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Integrated approach helped Fleishman Hillard India clock 3 million dollars of media buys, says Yusuf Hatia

27th February 2018

In the by-lanes of  crowded Udyog Vihar, Gurgaon, the Fleishman Hillard office is hard to find. A metaphor, perhaps, for the very low key Omnicom Public Relations  Group firm in India.

Very under the radar, Fleishman Hillard India’s managing director for client services says, “ Fleishman Hillard India has had a very strong 2017, as we did the year before and we anticipate an equally strong 2018.  2017 was possibly our biggest year in our 10 year presence in India with consistent double digit growth.”

About 70 percent of the India business is part of global mandates and the rest has been locally pitched.

What has helped the firm grow, says Hatia, is focusing on providing additional services with a smaller pool of clients.

Fun Fact
As I settle down with my laptop to start the interview, inadvertently, a Cat Stevens song queue starts playing. Cat Stevens, now known as Yusuf Islam, is a family friend of Hatia’s, someone he has seen while growing up at his parents’ Mumbai house!

Explains Hatia, “Our 2017 growth has come from a smaller set of clients but with work that has extended outside of the 'normal remit.”Media buying has been the one surprise area where we’ve gone from almost nothing about 18 months ago to buying over USD 3 million last year.  While this is still small compared to buying agencies, it is an interesting area that we see developing further in 2018.”

Strategic services, deep embedding with clients like General Motors

Fleishman Hillard is betting growth on strategic work tailored to business needs. Hatia points out that, “The work we’re doing for some companies is bespoke to their business needs and, in many cases, we work alongside, or even on top of, existing agencies.  Some of this work is more management consultancy in nature and requires senior talent to get involved.”

Agencies are also expected to be more creative, more integrated, more delivery/results led. At the end of 2016, we had made a decision to showcase our creative talent with a target to enter and win creative awards. The opportunity came about with a project for an NGO tackles child sex trafficking with creative work led by JWT Amsterdam. I’m very proud of the fact that our teams delivered some great work and our haul of awards and award credits extends to heavyweight creative awards including a Cannes Gold Lion,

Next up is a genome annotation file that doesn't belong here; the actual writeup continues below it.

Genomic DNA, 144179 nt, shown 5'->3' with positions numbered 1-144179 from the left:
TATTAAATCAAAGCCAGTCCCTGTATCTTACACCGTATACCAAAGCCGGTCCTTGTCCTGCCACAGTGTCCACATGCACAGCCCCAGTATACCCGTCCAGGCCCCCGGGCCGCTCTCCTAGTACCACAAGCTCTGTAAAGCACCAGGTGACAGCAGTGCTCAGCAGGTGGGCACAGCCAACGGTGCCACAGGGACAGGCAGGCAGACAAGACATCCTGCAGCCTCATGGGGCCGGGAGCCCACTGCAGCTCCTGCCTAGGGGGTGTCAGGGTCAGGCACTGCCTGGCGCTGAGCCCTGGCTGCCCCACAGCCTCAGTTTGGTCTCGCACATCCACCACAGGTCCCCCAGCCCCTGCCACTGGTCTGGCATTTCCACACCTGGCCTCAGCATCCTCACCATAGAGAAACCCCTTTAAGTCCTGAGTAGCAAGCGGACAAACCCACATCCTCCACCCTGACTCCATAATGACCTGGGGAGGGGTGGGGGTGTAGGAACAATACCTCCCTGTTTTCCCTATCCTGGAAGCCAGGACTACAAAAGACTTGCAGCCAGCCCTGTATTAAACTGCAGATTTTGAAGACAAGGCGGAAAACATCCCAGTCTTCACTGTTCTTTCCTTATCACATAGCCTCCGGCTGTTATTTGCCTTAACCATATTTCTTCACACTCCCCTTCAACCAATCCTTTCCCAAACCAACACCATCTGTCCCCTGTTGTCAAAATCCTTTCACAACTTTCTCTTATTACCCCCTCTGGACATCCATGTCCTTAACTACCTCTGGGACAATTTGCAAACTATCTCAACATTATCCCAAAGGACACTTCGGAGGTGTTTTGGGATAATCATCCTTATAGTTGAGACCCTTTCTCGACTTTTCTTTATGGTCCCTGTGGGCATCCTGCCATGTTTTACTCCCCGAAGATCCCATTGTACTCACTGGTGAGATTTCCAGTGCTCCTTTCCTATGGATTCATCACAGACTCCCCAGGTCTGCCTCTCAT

Yusuf Hatia.

He adds, “2018 is likely to see more of this and presents a big opportunity for agencies that are able to capitalise on a new need: complete communication solutions, strategy led PR and work that goes to the heart of what the business needs.”

Hatia says their General Motors mandate is a case in point, “Our deep embedded work for General Motors that has seen us work closer with a business than we’ve ever been asked to by any client.”

With General Motors, Hatia outlines the mandate, “ We are embedded with the business. This is quite rare for a PR business, to be part of the decision making process.”

Another client is Corning for whom Hatia says, Fleishman, “ Did very little 'conventional PR” in 2017 and the bulk of the work was developing more complete marketing programmes such as the ‘Incredibly Tough campaign where our teams created and launched three client videos as part of a series across the world.  Our teams created the ideas, were fully involved in making the videos, developing the marketing amplification plans and launched them in India.”

The videos compared the toughness of Corning Gorilla glass through unusual metaphors such as the iconic Mumbai Dabbawalas:

Keep an eye on the margins

Commenting on the Indian PR industry, Hatia says that the consolidation that happened in other markets, may well happen in Asia as well. But Hatia says in light of recent merger activity in India  for WPP owned PR firms," Nothng that we are planning for Fleishman Hillard India."

 India is currently at a point where there is a significant international presence of consultancies , both on their own and through acquisitions of Indian firms. It now due for consolidation, peopled as it is by both boutique firms, mid-size companies and large PR organisations that are mostly internationally owned. 

This range has led to pressures on retainers as there is always a smaller firm that can undercut you. There is also pressure for offering greater range of PR services.

Hatia says its up to firms to not give in to undercutting, “ The margin is very important. If you compete at that level, others have come in so low and then it’s to impossible make it work. You are creating that problem for yourself.”

Hatia signs off saying, “Our future plans are to focus on the kind of growth that we believe does justice to our capabilities and what will be the future of India’s PR industry. We also don’t measure our growth by the number of people we have, the number of offices we hold or the number of clients — our focus is more on fewer people, fewer clients and better growth that considers both revenue and margin.”

Written by Paarul Chand+,


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